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The 2018 SuperEnduro World Champ Speaks Up

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Cody Webb claimed his first-career World Championship title in April, when he wrapped up the 2018 FIM SuperEnduro championship at the fifth and final round of the series in Sweden. Over the course of the last three years, Webb has established himself as one of the top extreme off-road racers in the world, and stands shoulder-to-shoulder with off-road greats like Taddy Blazusiak and Graham Jarvis.

Dirt Rider phoned Webb two days after his recent title and we asked the former AMA MotoTrials National Champ and three-time AMA EnduroCross champion to give us the inside scoop on tracks, bikes, and testing.

How does it feel to be a world champion?

It feels pretty awesome. It kinda doesn’t feel real.

How do the SuperEnduro courses in Europe compare to EnduroCross tracks here in the States?

I feel like the SuperEnduro courses are not as flowy as the EnduroCross tracks, and I think because of that I struggle with arm-pump a lot more in SuperEnduro than I do in the AMA series. With SuperEnduro there is a different promoter for every race. There’s the main promoter for the series, but it’s a different track builder every time. So sometimes the tracks will be really good, but other times I’m just arm-pump central because it doesn’t flow super well.

How do obstacles compare?

The obstacles are about the same. Sometimes the rock sections will be harder in the States. The corners and the flow of everything and the lips of all the jumps and the takeoffs in the States are just more predictable. In Europe you never know what to expect when you show up to the track. Like in Sweden we were racing on gravel because the dirt’s still frozen up there. They were worried if they used normal dirt that it would start thawing out and it would be a mud bath.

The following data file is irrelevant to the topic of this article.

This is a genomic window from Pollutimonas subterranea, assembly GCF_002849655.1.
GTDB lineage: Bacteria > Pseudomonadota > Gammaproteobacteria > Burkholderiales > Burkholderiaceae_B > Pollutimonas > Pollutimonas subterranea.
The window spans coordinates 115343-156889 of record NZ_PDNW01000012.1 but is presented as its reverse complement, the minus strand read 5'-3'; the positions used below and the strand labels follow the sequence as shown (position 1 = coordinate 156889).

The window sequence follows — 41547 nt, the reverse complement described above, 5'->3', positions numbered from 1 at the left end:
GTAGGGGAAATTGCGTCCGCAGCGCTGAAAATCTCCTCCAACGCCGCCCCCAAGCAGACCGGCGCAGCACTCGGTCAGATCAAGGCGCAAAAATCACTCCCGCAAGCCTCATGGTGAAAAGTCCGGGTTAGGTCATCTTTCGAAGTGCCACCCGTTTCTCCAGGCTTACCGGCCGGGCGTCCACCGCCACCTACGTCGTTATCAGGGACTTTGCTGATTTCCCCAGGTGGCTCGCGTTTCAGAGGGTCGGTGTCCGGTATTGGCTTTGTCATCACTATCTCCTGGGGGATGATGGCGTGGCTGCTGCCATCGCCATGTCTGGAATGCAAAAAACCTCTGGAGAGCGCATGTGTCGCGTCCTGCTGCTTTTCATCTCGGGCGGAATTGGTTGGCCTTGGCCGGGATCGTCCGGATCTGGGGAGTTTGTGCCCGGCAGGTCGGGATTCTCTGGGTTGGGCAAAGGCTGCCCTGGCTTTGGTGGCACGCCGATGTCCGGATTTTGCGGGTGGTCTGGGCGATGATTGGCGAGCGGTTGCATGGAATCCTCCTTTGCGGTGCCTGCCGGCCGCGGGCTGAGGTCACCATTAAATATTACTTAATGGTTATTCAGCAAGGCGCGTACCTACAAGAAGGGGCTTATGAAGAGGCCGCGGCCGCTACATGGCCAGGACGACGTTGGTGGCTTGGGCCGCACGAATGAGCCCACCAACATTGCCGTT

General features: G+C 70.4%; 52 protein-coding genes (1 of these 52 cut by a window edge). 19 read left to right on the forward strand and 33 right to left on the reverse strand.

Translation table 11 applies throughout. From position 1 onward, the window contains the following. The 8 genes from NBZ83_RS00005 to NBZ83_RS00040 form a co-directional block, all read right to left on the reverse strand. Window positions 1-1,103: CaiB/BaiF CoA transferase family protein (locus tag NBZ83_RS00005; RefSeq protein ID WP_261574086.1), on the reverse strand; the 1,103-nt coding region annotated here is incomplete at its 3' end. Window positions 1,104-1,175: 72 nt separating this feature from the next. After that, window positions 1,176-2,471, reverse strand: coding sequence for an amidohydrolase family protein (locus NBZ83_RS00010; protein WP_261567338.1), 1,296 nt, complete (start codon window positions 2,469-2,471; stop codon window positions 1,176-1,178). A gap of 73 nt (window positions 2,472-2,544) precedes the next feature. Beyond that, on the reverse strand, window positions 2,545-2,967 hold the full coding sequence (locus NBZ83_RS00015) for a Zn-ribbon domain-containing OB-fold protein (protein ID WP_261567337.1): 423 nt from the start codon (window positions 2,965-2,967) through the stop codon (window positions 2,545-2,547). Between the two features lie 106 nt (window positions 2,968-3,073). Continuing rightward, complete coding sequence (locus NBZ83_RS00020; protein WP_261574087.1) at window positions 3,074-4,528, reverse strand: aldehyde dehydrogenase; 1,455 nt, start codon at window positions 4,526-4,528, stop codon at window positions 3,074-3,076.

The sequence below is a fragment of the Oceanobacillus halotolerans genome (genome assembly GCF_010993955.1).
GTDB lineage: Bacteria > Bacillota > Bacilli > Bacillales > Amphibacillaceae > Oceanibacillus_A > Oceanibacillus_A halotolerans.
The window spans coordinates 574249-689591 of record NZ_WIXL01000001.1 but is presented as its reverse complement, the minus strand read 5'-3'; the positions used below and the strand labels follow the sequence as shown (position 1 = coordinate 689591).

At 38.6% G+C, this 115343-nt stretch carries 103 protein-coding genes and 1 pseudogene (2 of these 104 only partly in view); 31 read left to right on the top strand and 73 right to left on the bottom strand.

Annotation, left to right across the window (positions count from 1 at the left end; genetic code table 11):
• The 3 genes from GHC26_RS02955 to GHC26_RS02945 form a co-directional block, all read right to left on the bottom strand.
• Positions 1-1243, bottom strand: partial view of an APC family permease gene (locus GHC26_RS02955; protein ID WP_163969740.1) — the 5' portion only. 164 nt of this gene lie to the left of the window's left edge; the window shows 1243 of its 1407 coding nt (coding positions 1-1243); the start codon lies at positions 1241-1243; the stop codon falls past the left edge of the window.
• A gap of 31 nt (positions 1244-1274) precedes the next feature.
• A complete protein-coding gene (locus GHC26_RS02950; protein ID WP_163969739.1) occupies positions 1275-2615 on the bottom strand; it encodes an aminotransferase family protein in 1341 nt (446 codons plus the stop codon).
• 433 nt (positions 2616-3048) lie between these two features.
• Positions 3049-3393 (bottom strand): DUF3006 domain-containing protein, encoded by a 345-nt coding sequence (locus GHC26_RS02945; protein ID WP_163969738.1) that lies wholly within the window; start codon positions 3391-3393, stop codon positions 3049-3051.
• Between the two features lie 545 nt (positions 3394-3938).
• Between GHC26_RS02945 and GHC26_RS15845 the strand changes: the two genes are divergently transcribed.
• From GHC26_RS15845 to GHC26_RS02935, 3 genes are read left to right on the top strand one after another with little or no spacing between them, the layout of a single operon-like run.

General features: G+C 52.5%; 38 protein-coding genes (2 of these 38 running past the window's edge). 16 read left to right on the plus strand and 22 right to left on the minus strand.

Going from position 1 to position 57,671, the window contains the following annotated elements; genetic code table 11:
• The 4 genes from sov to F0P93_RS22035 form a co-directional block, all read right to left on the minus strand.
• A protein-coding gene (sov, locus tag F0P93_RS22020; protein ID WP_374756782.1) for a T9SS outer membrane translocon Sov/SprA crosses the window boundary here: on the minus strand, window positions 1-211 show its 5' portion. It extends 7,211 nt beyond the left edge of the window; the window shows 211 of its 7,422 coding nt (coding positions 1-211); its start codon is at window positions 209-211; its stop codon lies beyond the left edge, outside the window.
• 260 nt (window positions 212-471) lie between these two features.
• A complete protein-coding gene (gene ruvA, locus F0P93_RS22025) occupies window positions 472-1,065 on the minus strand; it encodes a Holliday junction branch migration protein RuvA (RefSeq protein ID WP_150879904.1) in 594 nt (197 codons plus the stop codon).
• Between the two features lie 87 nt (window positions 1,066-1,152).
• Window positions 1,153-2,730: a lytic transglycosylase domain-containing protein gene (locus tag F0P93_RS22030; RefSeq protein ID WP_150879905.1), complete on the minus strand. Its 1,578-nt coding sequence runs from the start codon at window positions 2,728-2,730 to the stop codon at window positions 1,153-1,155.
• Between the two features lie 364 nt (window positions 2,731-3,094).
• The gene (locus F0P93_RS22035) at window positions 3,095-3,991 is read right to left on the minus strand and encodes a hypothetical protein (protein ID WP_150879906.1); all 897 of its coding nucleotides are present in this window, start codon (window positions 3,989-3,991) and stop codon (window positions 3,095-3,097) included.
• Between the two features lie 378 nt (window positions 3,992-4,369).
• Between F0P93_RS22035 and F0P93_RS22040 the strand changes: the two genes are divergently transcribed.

Did the gravel hurt?

Oh yeah, I got roosted a couple times and it wasn’t my favorite.

How big is SuperEnduro in Europe; is it bigger than EnduroCross or about the same?

It kind of depends on which race. Spain usually has a crazy amount of people. It seemed like the stadium was packed in Sweden, but I guess the way they had the benches and everything it didn’t hold an insane amount of people. When you look at the crowd, it looks like the crowd’s got a lot more people sitting around it. It’s kind of more of like a crazy show. They have an insane lights show with fireworks and a fireworks display. They put a lot into the show aspect of it and not so much into the race.

Do the European tracks favor the European riders?

I think they’re definitely more suited to the non-flowing kind of courses like that just because everyone in the US is so moto-based. We’re a lot more comfortable doing that type of stuff. I think another thing you have to take into account is when those guys come over here, besides Taddy, Taddy had his factory race bike every time because he was here full-time, but all the other guys would come over for one event. So they would basically get a bike for the weekend and be not as fully comfortable as an actual bike you’ve tested and ridden a bunch before. The bike I’m riding over there is solid. But for me traveling, it definitely takes a toll and it’s tough. Sometimes you’re not sleeping as much as you’d like to leading up to the race.

Are you riding the same bike over there every race?

For SuperEnduro we shipped the bike last September to Austria. Then my mechanic, Robbie Goolsby, he goes early and drives with Josh to the races together straight out of Austria. So we’re racing the World Extreme Series now, so Robbie and Josh are staying all week basically prepping bikes now, re-prepping EnduroCross bikes for WES. We’re going to be on 350s for all the classic enduros I believe. And then two-strokes for the extreme races. So basically they’re there all week working, prepping now for WES. They’ve got a hard life right now.

So you’re riding the same bike in SuperEnduro and EnduroCross?